I think this wonderful perfume scent does exist, but is for the most part manufactured in soaps you can buy at the ABC Stores in Waikiki or shampoos and body lotions you can steal from the resorts.

Or maybe you think you're smelling something tropical because you're listening to Hookena being piped over the PA system, or maybe Israel Kamakawiwaoole. Israel, he just makes me think of tropical forests everytime I hear his voice.

To get to my friend Dara, who was staying with her mom at the Ihilani Resort, I had to catch the bus from downtown to Pearlridge Shopping Center. I sat up front, and I really think the front bus window being so tall and big, affords you with the best view of Oahu in motion. The Filipinos sitting outside the Kalihi Health Center. The little crack seed shops and seafood shops and lei shops, the statues of Hawaiian royalty, the people in the cars stopped next to us, cool and comfortable in their air-conditioned vessels.

I had a copy of the latest Honolulu Advertiser with me on the bus ride and the top story was about how the housing market in Hawaii exceeded $5.38 billion in October. The lead was something like, "It's definitely a seller's market."

And across from me in the bus was an older gentlemen, probably Portuguese, wearing a blue ball cap and well worn black sneakers with only a sock on his right foot. Probably not part of that $5.38 billion market.

I kept looking at his one bare ankle, thinking of the pitiful wage I'm collecting in New Mexico, the feeling of panic threatening to wash over me, thinking I'll never be able to afford living here on my own, that it was stupid of me to have left in the first place.

At Pearlridge, I threw the newspaper away in a trash can outside the Longs Drugs Store because it was extra space in my backpack. Then Dara and Greta came and picked me up, we drove to Ihilani, and spent the next day sipping drinks by a glistening pool, the ocean a stone's throw away, and slept in a suite with a television in each of the two rooms.

Dara's mom got a discount at the resort because she was attending a conference.

Ahi overload

Within hours of landing in Honolulu, I went into ahi overload. The first restaurant we went to, Irifune, was crowded on a Wednesday night. We waited an hour for a table that was handicap accessible (for my friend Dara) then I ordered the garlic ahi with a side of shrimp and vegetable tempura.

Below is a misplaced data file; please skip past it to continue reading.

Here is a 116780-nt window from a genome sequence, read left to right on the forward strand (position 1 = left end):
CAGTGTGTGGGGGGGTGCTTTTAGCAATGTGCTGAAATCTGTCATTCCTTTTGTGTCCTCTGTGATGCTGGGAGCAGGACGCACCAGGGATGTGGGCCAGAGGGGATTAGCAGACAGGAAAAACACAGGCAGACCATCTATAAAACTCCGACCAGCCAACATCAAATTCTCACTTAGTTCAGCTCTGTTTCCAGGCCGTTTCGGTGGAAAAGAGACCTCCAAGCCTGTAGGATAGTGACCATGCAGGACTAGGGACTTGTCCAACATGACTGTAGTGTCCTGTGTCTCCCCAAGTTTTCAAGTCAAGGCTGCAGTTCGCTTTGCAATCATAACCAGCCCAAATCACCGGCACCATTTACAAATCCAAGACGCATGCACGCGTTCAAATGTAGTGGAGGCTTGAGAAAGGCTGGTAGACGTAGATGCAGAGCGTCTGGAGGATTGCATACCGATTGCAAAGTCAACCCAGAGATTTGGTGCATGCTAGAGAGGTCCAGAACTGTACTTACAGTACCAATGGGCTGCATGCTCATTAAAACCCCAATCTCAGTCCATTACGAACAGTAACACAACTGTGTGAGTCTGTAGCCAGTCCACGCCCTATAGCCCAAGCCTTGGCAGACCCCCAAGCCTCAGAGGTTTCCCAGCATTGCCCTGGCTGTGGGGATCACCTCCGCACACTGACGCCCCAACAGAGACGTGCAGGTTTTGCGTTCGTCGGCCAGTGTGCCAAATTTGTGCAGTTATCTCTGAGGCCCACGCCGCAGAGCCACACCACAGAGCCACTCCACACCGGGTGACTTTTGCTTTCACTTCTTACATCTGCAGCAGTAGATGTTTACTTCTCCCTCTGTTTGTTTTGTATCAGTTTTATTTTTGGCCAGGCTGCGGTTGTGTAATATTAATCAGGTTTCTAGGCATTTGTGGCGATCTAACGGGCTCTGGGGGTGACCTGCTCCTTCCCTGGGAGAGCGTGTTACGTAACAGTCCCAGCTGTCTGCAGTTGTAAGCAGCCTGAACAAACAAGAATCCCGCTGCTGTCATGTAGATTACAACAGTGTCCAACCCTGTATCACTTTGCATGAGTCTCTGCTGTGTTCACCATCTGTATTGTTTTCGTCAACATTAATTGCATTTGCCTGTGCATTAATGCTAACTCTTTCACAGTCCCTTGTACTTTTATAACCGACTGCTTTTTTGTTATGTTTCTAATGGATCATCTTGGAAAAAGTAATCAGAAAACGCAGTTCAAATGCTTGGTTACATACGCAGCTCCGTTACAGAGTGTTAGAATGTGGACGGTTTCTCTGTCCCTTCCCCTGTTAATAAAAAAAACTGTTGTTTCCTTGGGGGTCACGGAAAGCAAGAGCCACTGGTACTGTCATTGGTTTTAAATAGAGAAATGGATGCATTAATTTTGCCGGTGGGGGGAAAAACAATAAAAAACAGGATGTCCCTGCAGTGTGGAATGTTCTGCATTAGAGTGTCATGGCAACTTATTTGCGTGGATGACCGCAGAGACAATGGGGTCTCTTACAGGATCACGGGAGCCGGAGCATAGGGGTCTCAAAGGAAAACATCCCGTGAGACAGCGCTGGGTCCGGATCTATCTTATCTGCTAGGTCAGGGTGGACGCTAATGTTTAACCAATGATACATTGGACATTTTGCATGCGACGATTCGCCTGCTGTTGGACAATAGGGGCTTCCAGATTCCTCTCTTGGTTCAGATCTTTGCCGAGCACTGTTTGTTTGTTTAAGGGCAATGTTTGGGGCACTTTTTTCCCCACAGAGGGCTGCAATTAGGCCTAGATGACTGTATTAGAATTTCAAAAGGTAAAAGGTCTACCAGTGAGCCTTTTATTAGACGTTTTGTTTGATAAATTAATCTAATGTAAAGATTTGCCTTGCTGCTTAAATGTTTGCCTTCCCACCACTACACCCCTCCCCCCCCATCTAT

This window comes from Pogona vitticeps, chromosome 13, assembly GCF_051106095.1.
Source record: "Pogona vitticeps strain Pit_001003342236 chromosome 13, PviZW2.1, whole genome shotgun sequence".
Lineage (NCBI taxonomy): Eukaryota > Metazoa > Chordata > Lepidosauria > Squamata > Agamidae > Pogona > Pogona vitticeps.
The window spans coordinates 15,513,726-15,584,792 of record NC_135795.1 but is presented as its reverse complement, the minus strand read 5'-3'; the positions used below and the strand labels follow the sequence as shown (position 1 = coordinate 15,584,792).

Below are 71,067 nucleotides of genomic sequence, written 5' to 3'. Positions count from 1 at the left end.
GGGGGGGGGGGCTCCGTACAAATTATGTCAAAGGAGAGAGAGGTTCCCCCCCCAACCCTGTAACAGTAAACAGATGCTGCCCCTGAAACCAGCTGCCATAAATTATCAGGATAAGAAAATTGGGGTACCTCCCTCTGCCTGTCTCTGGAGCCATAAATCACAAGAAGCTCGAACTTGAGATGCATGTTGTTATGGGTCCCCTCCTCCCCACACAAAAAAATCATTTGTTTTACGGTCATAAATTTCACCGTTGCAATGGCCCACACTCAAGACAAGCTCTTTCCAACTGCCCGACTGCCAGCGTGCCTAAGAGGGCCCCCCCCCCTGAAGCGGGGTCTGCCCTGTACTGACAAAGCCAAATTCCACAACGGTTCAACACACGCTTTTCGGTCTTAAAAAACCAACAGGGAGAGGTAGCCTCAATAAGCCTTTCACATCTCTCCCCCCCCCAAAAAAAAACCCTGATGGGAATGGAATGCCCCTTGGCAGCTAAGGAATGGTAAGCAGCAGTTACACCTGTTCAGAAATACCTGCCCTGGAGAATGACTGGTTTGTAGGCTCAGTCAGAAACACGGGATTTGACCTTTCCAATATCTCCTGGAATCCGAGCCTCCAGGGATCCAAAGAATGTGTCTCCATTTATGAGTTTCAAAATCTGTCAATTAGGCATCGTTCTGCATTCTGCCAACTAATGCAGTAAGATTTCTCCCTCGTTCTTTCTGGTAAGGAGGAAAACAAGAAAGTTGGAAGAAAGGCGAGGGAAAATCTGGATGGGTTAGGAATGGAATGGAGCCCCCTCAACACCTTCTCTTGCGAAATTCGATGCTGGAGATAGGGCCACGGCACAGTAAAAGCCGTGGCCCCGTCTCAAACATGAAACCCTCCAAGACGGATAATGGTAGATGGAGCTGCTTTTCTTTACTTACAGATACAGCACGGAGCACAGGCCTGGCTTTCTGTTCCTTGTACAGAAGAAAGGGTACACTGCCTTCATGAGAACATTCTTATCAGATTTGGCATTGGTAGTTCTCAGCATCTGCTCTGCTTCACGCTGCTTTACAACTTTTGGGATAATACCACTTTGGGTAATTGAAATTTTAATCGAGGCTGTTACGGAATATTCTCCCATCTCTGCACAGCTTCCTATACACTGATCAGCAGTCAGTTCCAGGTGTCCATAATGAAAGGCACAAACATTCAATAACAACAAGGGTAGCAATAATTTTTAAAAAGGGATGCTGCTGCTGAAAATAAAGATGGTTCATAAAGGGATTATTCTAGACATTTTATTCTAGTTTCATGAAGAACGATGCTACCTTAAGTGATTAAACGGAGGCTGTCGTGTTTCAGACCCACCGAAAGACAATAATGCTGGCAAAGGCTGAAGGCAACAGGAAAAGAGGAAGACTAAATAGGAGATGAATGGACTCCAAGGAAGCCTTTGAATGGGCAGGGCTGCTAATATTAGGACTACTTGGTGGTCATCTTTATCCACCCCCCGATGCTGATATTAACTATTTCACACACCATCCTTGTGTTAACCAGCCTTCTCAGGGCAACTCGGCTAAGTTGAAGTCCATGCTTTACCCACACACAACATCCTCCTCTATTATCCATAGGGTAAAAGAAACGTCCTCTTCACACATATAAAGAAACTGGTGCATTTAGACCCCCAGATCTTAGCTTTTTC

Then, the following day, I stayed with Dara at the Ihilani Resort (tourist-ville, but oh-so-relaxing) and for dinner we ordered the poki/sashimi platter and seared ahi for appetizer. For the main course, I ordered the seared ahi salad with sesame dressing. Yum. Yum. Yum.

Dara ordered a plantation iced tea and I ordered a virgin pina colada.

Once we got away from the resort (read: Pearlridge, Pearl Kai, Kaneohe, Ala Moana, The Bus, etc.) I got to sit and just silently marvel at how diverse this place is. I'd almost forgotten. And it's weird to come back after nine months of being away and realize Wow, this place really is diverse, everybody gets along without caring about ethnicity, for the most part. Of course, I know this isn't really true, or at the very least it's an over-simplified statement. There's a lot of disagreement under the surface and when people get upset, they usually invoke racial slurs.

Saturday, November 05, 2005


Made it safely home. Four days in Hawaii and I can already feel the urge to write returning.

While I was gone, my mom cleaned up my room. She spared most of my belongings, including my books. When I clean up, I usually discover that I can't find something I was used to seeing shoved partially under my mattress or I remembered pushing under a pile of papers. My mom cleaned up and I got to go shopping in my own room.

Those earrings! I forgot I had them. Wow, a blank journal! (Thank goodness I didn't give in and buy a journal in Albuquerque) Look at all those books I have yet to read.

I wish I was staying here forever. Or longer than I am.